THEMIS_CHECK_PARAM(private_key_length!=0);
  THEMIS_CHECK_PARAM(message!=NULL);
  THEMIS_CHECK_PARAM(message_length!=0);
  THEMIS_CHECK_PARAM(wrapped_message_length!=NULL);
  if(public_key==NULL && public_key_length==0){
    themis_secure_message_signer_t* ctx=NULL;
    ctx = themis_secure_message_signer_init(private_key, private_key_length);
    THEMIS_CHECK(ctx!=NULL);
    themis_status_t res=themis_secure_message_signer_proceed(ctx, message, message_length, wrapped_message, wrapped_message_length);
    themis_secure_message_signer_destroy(ctx);
    return res;
  } else {
    THEMIS_CHECK_PARAM(public_key!=NULL);
    THEMIS_CHECK_PARAM(public_key_length!=0);
    themis_secure_message_encrypter_t* ctx=NULL;
    ctx = themis_secure_message_encrypter_init(private_key, private_key_length, public_key, public_key_length);
    THEMIS_CHECK__(ctx!=NULL, return THEMIS_INVALID_PARAMETER);
    themis_status_t res=themis_secure_message_encrypter_proceed(ctx, message, message_length, wrapped_message, wrapped_message_length);
    themis_secure_message_encrypter_destroy(ctx);
    return res;
  }
  return THEMIS_INVALID_PARAMETER;
}
...

And this is what it looks like after expanding the macros with the following command:

$ gcc -Isrc -E -CC src/themis/secure_message.c >secure_message.c.aud
$ cat secure_message.c.aud

The resulting output:

...
themis_status_t themis_secure_message_wrap(const uint8_t* private_key,
        const size_t private_key_length,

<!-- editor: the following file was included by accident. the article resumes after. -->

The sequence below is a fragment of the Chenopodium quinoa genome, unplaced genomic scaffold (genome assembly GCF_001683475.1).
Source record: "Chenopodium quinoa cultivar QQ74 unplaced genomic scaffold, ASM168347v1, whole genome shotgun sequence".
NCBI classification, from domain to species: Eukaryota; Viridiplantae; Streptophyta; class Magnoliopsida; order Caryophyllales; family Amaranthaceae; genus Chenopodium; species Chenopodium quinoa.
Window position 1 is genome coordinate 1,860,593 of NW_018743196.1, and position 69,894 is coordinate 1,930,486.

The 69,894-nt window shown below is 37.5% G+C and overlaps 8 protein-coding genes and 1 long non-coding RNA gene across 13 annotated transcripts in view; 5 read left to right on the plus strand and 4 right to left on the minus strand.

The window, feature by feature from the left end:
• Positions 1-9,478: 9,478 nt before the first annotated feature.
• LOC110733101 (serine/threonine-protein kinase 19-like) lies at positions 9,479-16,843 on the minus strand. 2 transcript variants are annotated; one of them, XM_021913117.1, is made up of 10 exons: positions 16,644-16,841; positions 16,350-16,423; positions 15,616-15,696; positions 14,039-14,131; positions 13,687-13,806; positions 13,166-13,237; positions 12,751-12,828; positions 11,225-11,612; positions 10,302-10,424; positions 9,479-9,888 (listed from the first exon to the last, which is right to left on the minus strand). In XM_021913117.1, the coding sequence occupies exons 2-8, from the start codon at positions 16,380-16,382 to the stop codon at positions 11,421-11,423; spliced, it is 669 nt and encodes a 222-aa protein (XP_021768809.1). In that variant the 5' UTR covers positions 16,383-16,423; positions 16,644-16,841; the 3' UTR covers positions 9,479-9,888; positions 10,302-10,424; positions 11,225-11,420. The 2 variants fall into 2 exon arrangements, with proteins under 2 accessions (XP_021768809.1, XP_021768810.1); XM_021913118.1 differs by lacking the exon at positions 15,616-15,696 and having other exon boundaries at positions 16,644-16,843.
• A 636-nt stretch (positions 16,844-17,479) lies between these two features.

const uint8_t* public_key,
        const size_t public_key_length,
        const uint8_t* message,
        const size_t message_length,
        uint8_t* wrapped_message,
        size_t* wrapped_message_length){
  if(!(private_key!=((void *)0))){ ; return 12; };
  if(!(private_key_length!=0)){ ; return 12; };
  if(!(message!=((void *)0))){ ; return 12; };
  if(!(message_length!=0)){ ; return 12; };
  if(!(wrapped_message_length!=((void *)0))){ ; return 12; };
  if(public_key==((void *)0) && public_key_length==0){
    themis_secure_message_signer_t* ctx=((void *)0);
    ctx = themis_secure_message_signer_init(private_key, private_key_length);
    if(!(ctx!=((void *)0))){ ; return 11; };
    themis_status_t res=themis_secure_message_signer_proceed(ctx, message, message_length, wrapped_message, wrapped_message_length);
    themis_secure_message_signer_destroy(ctx);
    return res;
  } else {
    if(!(public_key!=((void *)0))){ ; return 12; };
    if(!(public_key_length!=0)){ ; return 12; };
    themis_secure_message_encrypter_t* ctx=((void *)0);
    ctx = themis_secure_message_encrypter_init(private_key, private_key_length, public_key, public_key_length);
    do{if(!(ctx!=((void *)0))){return 12;}}while(0);
    themis_status_t res=themis_secure_message_encrypter_proceed(ctx, message, message_length, wrapped_message, wrapped_message_length);
    themis_secure_message_encrypter_destroy(ctx);